Within the U.K. there is a group of companies whose operations are
almost wholly concerned with research and development. These
organisations have a number of special planning and control
problems. The objective of this study is to investigate these
special problems and to consider the application of computerised
accounting facilities in a research environment.
The first stage in this process is an investigation of the special
planning and control requirements of research organisations. This
is the result of personal experiences, the use of a questionnaire and visits to other research organisations.
Having defined the scenario of this research the next stage is the
identification of the role of the accounting system as part of the
planning and control procedures in use, following on from which
the general application of computerised accounting systems is
considered firstly by identifying the steps involved in the
introduction of a new system and secondly reviewing some of the
more commonly used software packages.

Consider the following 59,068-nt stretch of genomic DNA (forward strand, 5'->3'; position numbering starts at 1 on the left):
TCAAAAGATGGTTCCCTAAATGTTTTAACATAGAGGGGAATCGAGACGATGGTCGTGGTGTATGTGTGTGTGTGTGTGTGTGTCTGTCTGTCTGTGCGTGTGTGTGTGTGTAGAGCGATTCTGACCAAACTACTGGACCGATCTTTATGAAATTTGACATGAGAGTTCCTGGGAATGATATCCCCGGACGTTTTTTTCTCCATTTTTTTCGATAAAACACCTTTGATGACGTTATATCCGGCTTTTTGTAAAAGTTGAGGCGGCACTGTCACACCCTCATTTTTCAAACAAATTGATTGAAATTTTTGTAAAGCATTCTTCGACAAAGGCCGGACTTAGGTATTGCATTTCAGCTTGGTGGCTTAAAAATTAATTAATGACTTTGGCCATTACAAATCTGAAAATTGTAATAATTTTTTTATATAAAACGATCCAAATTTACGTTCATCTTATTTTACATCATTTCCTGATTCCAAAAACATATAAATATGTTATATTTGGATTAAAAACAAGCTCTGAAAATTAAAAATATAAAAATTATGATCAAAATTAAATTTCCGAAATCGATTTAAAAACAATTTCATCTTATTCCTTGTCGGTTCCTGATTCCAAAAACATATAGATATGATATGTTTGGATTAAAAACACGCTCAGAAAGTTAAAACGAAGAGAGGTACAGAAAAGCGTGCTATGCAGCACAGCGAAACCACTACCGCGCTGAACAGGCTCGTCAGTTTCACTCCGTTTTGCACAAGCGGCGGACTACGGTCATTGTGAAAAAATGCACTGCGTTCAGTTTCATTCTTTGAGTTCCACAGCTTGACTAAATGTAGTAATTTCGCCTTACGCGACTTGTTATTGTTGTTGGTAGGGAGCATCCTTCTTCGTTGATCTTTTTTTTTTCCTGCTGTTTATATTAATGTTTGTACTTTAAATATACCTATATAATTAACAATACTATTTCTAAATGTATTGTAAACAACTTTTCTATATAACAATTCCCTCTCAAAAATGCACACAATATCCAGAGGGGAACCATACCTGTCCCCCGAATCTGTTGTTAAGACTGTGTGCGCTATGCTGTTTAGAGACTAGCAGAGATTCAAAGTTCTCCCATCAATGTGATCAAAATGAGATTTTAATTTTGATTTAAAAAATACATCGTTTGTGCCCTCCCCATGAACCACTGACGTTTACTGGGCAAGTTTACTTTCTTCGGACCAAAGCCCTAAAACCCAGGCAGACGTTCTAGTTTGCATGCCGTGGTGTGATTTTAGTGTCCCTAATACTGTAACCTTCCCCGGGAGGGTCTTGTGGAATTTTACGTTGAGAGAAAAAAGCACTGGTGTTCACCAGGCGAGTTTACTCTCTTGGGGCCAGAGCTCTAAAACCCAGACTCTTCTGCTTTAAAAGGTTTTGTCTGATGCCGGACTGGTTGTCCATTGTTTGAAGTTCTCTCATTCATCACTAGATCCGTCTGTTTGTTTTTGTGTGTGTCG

The process of accounting system change is one which most
companies will go through at intervals. It will occur when the
initial decision is made to switch from a manual to a computerised
solution and again when an existing system becomes deficient and
a decision is made to replace or upgrade it. The time and effort
involved in changing a system is often considerable. For this
reason companies may try to shortcut some of the stages involved
but this can have unfortunate consequences. To conclude, two case
studies are presented which indicate some of the perils and
possibilities associated with change.
A Master's Thesis. Submitted in partial fulfilment of the requirements for the award of Master of Philosophy at Loughborough University.